There was a baby born named Ida. Its mother held it with her hands to keep Ida from being born but when the time came Ida came. And as Ida came, with her came her twin, so there she was Ida-Ida.
The mother was sweet and gentle and so was the father. The whole family was sweet and gentle except the great-aunt. She was the only exception.
An old woman who was no relation and who had known the great-aunt when she was young was always telling that the great-aunt had had something happen to her oh many years ago, it was a soldier, and then the great-aunt had had little twins born to her and then she had quietly, the twins were dead then, born so, she had buried them under a pear tree and nobody knew.
Nobody believed the old woman perhaps it was true but nobody believed it, but all the family always looked at every pear tree and had a funny feeling.
The grandfather was sweet and gentle too. He liked to say that in a little while a cherry tree does not look like a pear tree.
It was a nice family but they did easily lose each other.
So Ida was born and a very little while after her parents went off on a trip and never came back. That was the first funny thing that happened to Ida.
The days were long and there was nothing to do.
She saw the moon and she saw the sun and she saw the grass and she saw the streets.
The first time she saw anything it frightened her. She saw a little boy and when he waved to her she would not look his way.
She liked to talk and to sing songs and she liked to change places. Wherever she was she always liked to change places. Otherwise there was nothing to do all day. Of course she went to bed early but even so she always could say, what shall I do now, now what shall I do.
Some one told her to say no matter what the day is it always ends the same day, no matter what happens in the year the year always ends one day.
Ida was not idle but the days were always long even in winter and there was nothing to do.
Ida lived with her great-aunt not in the city but just outside.
She was very young and as she had nothing to do she walked as if she was tall as tall as any one. Once she was lost that is to say a man followed her and that frightened her so that she was crying just as if she had been lost. In a little while that is some time after it was a comfort to her that this had happened to her.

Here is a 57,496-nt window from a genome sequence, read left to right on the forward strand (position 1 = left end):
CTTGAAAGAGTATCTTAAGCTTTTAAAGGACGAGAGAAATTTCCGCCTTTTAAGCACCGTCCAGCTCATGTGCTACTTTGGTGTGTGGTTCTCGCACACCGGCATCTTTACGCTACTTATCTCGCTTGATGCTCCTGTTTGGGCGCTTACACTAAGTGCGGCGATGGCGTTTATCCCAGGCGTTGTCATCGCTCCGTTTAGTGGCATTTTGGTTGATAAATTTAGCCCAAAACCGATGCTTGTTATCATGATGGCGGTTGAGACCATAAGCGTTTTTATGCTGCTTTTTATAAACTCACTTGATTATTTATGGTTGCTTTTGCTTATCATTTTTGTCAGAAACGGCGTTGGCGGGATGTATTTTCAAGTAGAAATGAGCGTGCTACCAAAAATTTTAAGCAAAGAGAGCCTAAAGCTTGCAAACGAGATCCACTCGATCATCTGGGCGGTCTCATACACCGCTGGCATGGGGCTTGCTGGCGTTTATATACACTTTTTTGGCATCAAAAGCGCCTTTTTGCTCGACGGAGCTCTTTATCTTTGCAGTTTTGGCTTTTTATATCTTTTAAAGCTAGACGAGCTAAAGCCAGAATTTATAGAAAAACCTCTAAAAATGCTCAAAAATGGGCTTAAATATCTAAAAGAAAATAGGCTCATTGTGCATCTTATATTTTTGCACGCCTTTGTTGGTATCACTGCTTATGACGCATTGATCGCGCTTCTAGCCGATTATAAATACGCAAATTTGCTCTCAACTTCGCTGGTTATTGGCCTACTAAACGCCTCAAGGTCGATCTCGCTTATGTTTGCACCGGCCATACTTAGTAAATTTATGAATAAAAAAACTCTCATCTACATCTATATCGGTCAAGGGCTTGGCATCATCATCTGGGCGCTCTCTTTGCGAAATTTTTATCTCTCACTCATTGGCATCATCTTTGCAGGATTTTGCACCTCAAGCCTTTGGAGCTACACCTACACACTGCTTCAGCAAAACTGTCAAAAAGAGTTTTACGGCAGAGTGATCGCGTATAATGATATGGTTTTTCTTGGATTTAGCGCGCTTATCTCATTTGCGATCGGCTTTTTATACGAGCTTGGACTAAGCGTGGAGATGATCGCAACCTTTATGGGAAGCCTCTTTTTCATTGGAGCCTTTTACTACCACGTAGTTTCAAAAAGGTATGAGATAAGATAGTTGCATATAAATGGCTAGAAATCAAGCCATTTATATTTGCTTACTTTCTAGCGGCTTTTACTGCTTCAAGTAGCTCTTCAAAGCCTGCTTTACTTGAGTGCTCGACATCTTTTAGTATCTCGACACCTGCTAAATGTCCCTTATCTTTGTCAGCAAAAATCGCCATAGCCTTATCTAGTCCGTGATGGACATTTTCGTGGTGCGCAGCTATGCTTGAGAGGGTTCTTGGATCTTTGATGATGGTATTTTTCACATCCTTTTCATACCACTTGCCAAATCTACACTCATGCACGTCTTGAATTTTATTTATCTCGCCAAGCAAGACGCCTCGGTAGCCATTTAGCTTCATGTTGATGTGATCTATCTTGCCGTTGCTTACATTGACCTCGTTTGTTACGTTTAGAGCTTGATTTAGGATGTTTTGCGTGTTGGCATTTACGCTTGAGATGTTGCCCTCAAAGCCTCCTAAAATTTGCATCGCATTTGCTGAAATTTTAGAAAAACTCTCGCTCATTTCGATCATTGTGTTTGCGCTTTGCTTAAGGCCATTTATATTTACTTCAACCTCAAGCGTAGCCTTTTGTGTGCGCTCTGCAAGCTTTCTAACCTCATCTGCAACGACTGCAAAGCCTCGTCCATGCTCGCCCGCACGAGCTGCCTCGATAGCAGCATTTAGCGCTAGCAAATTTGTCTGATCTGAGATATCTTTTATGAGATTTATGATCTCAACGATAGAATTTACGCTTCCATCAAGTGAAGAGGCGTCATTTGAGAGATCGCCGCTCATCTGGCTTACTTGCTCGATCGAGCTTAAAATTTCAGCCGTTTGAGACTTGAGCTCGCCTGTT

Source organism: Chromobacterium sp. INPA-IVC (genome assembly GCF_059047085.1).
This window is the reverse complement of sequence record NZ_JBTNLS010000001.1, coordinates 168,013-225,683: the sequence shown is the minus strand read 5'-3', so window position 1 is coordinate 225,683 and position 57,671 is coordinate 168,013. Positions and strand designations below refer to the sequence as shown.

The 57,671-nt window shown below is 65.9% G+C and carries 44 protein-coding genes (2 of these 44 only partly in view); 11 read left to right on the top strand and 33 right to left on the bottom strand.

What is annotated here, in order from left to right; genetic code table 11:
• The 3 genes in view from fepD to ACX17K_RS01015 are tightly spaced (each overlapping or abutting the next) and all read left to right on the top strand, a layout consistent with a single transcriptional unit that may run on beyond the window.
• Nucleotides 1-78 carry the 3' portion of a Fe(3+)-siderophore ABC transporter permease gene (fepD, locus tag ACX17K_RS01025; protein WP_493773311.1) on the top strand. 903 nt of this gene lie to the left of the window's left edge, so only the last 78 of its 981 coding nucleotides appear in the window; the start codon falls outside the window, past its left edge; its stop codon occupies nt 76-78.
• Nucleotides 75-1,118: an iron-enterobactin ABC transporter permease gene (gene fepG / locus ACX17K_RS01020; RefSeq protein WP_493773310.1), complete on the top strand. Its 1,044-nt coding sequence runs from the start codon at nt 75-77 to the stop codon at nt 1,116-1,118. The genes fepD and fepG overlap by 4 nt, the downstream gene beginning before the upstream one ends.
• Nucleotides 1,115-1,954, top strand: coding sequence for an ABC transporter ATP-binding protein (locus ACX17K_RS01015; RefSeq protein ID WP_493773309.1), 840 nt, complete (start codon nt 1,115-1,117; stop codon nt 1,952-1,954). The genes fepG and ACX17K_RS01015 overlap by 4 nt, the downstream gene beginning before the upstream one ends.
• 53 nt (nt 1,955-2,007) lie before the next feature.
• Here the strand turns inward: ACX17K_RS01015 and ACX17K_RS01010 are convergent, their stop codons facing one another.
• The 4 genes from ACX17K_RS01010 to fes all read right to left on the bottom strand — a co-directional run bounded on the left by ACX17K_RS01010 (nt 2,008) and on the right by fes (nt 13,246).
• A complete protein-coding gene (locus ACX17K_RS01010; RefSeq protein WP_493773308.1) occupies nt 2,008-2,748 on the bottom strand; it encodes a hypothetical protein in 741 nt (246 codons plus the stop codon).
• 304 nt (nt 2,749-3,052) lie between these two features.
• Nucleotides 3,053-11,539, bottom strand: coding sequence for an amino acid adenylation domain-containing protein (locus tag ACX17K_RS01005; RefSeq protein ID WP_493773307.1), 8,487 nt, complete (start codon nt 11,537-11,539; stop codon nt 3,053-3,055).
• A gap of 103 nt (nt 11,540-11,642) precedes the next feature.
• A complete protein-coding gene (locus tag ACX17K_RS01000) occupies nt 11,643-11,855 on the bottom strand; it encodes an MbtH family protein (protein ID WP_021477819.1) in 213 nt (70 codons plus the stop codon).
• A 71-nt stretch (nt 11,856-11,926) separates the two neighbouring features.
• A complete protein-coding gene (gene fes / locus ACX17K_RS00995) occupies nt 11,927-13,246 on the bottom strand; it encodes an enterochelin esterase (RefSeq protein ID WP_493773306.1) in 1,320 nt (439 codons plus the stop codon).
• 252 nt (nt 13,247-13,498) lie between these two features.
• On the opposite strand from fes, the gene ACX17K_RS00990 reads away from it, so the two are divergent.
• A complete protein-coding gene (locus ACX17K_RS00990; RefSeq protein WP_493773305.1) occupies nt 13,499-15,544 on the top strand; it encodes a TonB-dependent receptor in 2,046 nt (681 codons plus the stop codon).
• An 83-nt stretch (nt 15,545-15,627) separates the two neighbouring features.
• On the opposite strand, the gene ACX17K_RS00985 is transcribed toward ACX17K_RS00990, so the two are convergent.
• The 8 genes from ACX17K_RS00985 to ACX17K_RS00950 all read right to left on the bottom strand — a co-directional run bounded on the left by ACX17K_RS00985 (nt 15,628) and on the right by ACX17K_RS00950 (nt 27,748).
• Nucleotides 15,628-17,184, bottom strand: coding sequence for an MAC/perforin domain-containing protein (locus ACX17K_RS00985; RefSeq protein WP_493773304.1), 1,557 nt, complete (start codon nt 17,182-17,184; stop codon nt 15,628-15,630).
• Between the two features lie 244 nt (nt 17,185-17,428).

She did not have anything to do and so she had time to think about each day as it came. She was very careful about Tuesday. She always just had to have Tuesday. Tuesday was Tuesday to her.
They always had plenty to eat. Ida always hesitated before eating. That was Ida.
One day it was not Tuesday, two people came to see her great-aunt. They came in very carefully. They did not come in together. First one came and then the other one. One of them had some orange blossoms in her hand. That made Ida feel funny. Who were they? She did not know and she did not like to follow them in. A third one came along, this one was a man and he had orange blossoms in his hat brim. He took off his hat and he said to himself here I am, I wish to speak to myself. Here I am. Then he went on into the house.
Ida remembered that an old woman had once told her that she Ida would come to be so much older that not anybody could be older, although, said the old woman, there was one who was older.
Ida began to wonder if that was what was now happening to her. She wondered if she ought to go into the house to see whether there was really any one with her great-aunt, and then she thought she would act as if she was not living there but was somebody just coming to visit and so she went up to the door and she asked herself is any one at home and when they that is she herself said to herself no there is nobody at home she decided not to go in.
“hat was just as well because orange blossoms were funny things to her great-aunt just as pear trees were funny things to Ida.
And so Ida went on growing older and then she was almost sixteen and a great many funny things happened to her. Her great-aunt went away so she lost her great-aunt who never really felt content since the orange blossoms had come to visit her. And now Ida lived with her grandfather. She had a dog, he was almost blind not from age but from having been born so and Ida called him Love, she liked to call him naturally she and he liked to come even without her calling him.
It was dark in the morning any morning but since her dog Love was blind it did not make any difference to him.